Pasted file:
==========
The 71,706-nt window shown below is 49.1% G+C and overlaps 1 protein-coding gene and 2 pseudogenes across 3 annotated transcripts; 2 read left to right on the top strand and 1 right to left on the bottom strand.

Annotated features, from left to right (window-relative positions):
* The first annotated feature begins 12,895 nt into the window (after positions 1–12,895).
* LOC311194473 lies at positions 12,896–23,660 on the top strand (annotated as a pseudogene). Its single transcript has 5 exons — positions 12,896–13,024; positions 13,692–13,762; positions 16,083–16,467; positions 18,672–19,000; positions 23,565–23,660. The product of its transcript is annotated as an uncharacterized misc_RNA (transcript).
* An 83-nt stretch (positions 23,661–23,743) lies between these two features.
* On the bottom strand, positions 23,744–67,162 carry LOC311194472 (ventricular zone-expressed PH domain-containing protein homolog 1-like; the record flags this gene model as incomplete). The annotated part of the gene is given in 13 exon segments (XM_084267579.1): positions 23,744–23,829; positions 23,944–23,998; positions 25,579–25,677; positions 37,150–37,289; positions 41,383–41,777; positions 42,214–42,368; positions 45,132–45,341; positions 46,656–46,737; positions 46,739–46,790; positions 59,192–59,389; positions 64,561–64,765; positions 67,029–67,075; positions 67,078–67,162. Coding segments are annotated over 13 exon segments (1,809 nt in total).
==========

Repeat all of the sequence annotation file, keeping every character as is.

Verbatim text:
The 71,706-nt window shown below is 49.1% G+C and overlaps 1 protein-coding gene and 2 pseudogenes across 3 annotated transcripts; 2 read left to right on the top strand and 1 right to left on the bottom strand.

Annotated features, from left to right (window-relative positions):
* The first annotated feature begins 12,895 nt into the window (after positions 1–12,895).
* LOC311194473 lies at positions 12,896–23,660 on the top strand (annotated as a pseudogene). Its single transcript has 5 exons — positions 12,896–13,024; positions 13,692–13,762; positions 16,083–16,467; positions 18,672–19,000; positions 23,565–23,660. The product of its transcript is annotated as an uncharacterized misc_RNA (transcript).
* An 83-nt stretch (positions 23,661–23,743) lies between these two features.
* On the bottom strand, positions 23,744–67,162 carry LOC311194472 (ventricular zone-expressed PH domain-containing protein homolog 1-like; the record flags this gene model as incomplete). The annotated part of the gene is given in 13 exon segments (XM_084267579.1): positions 23,744–23,829; positions 23,944–23,998; positions 25,579–25,677; positions 37,150–37,289; positions 41,383–41,777; positions 42,214–42,368; positions 45,132–45,341; positions 46,656–46,737; positions 46,739–46,790; positions 59,192–59,389; positions 64,561–64,765; positions 67,029–67,075; positions 67,078–67,162. Coding segments are annotated over 13 exon segments (1,809 nt in total).